Last week, in Battaglia v. United Parcel Service Inc., No. A-86/87-11, the New Jersey Supreme Court held, among other things, that employee complaints about workplace conduct may constitute protected activity under the New Jersey Law Against Discrimination (“NJLAD”) retaliation provisions even if the complained-of conduct does not amount to discrimination. The Court found that a good faith belief on the part of the complaining employee that the conduct was prohibited under the NJLAD was sufficient to constitute protected activity. This holding could significantly expand the class of employees who may later allege unlawful retaliation in response to adverse employment actions. Accordingly, employers are advised to be particularly mindful of all employee complaints of workplace misconduct and to train employees as to the parameters of conduct prohibited under the NJLAD.
Plaintiff, Michael Battaglia, an employee of United Parcel Service, Inc. (“UPS”), alleged that his supervisor, on several occasions, used crude sexual language when referring to female employees. However, the supervisor did not direct these comments to or utter them in the presence of any female employees. Plaintiff also alleged that he heard rumors and observed behavior suggesting his supervisor was having an affair with a subordinate female manager. Plaintiff further alleged that one or more mangers “were going out for liquid lunches and abusing the UPS credit card” and not returning to work, but Plaintiff did not believe this conduct was fraudulent. Plaintiff met with supervisors to discuss the alleged conduct at issue and sent an anonymous letter to human resources that contained vague allegations of improper language and unethical behavior. UPS investigated the anonymous complaint but had difficulty conducting the investigation given the vague nature of the allegations, and no action was taken as a result of the investigation. The investigators believed that Plaintiff was the author of the complaint. In the meantime, according to UPS, Plaintiff was disciplined and demoted for incidences of poor behavior that were unrelated to the complaints.
Plaintiff filed suit against UPS, alleging his demotion (1) violated the NJLAD because it was retaliation for his complaints related to his supervisor’s gender-based comments and affair, and (2) violated the Conscientious Employee Protection Act (“CEPA”) because it was in retaliation for his complaints about improper use of credit cards. Ultimately, the jury found UPS liable on the NJLAD and CEPA claims, and awarded Plaintiff damages for economic loss and emotional distress. The emotional distress award was partially based on Plaintiff’s alleged future emotional distress injuries. Thereafter, the Appellate Division affirmed the jury’s CEPA verdict but reversed the jury’s NJLAD verdict and emotional distress damages award.
In a unanimous decision, the New Jersey Supreme Court reinstated Plaintiff’s NJLAD verdict and struck down his CEPA verdict. Additionally, it affirmed the Appellate Division’s decision that the trial court erred in allowing future emotional distress damages without expert testimony on the issue of permanency.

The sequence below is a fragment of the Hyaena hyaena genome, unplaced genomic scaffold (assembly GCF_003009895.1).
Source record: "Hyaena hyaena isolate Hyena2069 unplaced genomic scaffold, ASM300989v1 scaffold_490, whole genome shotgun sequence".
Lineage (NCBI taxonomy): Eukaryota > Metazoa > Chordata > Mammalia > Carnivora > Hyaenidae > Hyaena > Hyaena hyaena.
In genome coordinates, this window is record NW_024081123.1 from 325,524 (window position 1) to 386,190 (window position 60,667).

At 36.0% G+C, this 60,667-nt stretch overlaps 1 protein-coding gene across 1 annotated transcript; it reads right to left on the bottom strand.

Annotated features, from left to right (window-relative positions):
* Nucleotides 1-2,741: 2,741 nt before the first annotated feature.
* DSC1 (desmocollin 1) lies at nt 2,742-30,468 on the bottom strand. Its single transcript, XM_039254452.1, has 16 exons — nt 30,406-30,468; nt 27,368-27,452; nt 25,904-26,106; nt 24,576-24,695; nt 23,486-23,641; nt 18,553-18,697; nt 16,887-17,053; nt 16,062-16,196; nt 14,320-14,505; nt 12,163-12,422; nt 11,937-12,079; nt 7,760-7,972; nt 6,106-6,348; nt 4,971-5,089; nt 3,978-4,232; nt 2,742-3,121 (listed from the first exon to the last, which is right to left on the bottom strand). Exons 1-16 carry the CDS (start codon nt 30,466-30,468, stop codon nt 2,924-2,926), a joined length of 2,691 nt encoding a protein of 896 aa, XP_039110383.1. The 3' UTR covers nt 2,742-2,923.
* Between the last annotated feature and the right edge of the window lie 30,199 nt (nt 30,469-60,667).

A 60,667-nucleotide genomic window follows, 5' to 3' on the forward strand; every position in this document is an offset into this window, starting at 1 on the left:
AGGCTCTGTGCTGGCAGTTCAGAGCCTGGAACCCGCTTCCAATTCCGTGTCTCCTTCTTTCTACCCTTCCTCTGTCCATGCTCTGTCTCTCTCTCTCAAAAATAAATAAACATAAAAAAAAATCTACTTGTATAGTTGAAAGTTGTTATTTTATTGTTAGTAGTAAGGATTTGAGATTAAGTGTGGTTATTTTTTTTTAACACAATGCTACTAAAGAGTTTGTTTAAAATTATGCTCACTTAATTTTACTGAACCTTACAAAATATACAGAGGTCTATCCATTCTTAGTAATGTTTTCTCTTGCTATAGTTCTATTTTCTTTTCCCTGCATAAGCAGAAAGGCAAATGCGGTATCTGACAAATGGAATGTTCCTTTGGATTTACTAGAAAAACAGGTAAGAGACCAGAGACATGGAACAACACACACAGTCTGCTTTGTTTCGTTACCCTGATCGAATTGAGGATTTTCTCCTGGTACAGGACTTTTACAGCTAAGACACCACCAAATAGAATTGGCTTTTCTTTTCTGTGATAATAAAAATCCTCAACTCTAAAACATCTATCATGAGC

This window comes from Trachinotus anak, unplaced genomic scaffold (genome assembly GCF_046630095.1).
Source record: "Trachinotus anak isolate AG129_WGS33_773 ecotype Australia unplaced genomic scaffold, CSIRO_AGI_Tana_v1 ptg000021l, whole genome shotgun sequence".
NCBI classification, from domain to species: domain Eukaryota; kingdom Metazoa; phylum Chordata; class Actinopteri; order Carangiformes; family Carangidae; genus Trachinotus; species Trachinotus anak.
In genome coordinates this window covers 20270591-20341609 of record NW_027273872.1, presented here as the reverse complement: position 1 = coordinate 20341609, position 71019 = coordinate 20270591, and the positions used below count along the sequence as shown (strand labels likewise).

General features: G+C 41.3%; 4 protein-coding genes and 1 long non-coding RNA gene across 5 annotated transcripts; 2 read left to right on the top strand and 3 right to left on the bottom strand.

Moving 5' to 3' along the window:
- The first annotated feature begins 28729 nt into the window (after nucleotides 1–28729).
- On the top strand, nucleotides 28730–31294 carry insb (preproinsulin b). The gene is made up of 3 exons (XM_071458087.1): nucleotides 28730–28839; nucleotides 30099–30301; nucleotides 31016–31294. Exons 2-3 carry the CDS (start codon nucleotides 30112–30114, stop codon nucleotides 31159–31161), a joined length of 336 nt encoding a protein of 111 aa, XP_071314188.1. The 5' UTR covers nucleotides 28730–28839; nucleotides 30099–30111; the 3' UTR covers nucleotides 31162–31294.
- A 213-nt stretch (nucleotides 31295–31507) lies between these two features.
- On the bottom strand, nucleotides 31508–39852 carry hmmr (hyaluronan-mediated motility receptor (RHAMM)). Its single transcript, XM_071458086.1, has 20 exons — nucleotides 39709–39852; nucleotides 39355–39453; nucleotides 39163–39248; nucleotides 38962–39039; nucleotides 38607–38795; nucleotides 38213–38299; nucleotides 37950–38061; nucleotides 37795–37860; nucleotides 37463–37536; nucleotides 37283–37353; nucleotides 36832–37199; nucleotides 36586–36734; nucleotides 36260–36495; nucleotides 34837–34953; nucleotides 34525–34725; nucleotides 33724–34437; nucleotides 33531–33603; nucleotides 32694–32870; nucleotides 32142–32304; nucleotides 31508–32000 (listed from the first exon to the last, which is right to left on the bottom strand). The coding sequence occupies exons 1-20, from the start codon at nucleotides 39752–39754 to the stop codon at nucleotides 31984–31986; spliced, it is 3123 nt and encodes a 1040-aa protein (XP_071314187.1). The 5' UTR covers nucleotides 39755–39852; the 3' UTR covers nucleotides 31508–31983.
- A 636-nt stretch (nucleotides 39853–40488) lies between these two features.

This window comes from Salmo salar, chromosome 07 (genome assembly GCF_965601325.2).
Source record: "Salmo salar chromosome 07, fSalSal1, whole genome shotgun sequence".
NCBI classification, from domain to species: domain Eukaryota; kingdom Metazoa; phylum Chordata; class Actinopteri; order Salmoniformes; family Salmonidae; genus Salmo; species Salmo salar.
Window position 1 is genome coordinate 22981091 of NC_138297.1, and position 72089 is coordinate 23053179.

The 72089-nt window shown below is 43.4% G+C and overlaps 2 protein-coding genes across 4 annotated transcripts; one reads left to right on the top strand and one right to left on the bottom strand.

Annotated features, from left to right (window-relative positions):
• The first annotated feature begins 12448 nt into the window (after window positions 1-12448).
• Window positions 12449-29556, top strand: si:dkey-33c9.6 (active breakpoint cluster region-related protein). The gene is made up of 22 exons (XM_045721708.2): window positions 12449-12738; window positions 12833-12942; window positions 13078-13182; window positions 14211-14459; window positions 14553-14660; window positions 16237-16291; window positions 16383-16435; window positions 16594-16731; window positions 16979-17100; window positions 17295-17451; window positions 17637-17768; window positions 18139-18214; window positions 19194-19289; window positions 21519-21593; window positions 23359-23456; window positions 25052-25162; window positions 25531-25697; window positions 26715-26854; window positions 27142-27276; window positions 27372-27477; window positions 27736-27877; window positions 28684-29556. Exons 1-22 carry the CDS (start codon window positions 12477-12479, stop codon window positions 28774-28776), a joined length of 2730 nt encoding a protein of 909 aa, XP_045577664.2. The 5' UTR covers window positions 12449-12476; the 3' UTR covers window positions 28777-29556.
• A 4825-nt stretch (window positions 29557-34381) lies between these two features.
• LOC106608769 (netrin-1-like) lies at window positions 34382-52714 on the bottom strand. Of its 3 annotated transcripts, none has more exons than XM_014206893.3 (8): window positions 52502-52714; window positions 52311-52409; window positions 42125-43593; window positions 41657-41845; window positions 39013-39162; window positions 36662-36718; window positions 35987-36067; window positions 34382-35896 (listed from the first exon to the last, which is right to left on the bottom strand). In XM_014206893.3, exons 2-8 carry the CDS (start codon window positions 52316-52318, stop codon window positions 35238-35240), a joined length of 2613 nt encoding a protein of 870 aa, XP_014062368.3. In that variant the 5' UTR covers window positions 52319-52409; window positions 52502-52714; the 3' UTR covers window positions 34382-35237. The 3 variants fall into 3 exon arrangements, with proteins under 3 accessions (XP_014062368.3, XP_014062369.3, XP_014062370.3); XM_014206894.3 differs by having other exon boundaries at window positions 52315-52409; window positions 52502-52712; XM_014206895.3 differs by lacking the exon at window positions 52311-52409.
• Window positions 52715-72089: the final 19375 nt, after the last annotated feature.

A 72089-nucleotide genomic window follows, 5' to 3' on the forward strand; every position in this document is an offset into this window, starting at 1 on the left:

The Supreme Court held that to recover for retaliation under the NJLAD, a New Jersey employee must show only that he or she had a “good faith” belief that the conduct the employee complained about violated NJLAD. No actual discrimination against an identifiable victim is required.
In striking down the CEPA verdict, however, the Supreme Court held that in assessing a fraud-based CEPA claim the focus should be on the employee’s reasonable belief that the complained of conduct was fraudulent and occurring. The statute does not protect employees whose complaints are “vague and conclusory” or are about “trivial or minor matters, or generalized workplace unhappiness.” The misconduct must be described with “care and precision.” Under this reasoning the Supreme Court found that neither Plaintiff’s anonymous letter nor his alleged comment to his supervisor about liquid lunches and credit card abuse was sufficient protected activity to support a CEPA claim.
Additionally, the Supreme Court held that recovery of damages for future emotional distress requires expert testimony to establish permanency. A jury is not permitted to speculate regarding a plaintiff’s future emotional distress damages simply by taking into account the plaintiff’s age and life expectancy.
In light of this decision, employers should be particularly mindful of employee complaints of workplace misconduct that could violate the NJLAD, even when the conduct complained of may not constitute actual discrimination. Complaints that involve improper language or actions, whether or not directed to or observed by a member of a particular protected class, may qualify as protected activity under the NJLAD. Employers should be sure to investigate complaints, take appropriate corrective measures, and emphasize in their periodic employee training the parameters of conduct prohibited under the NJLAD.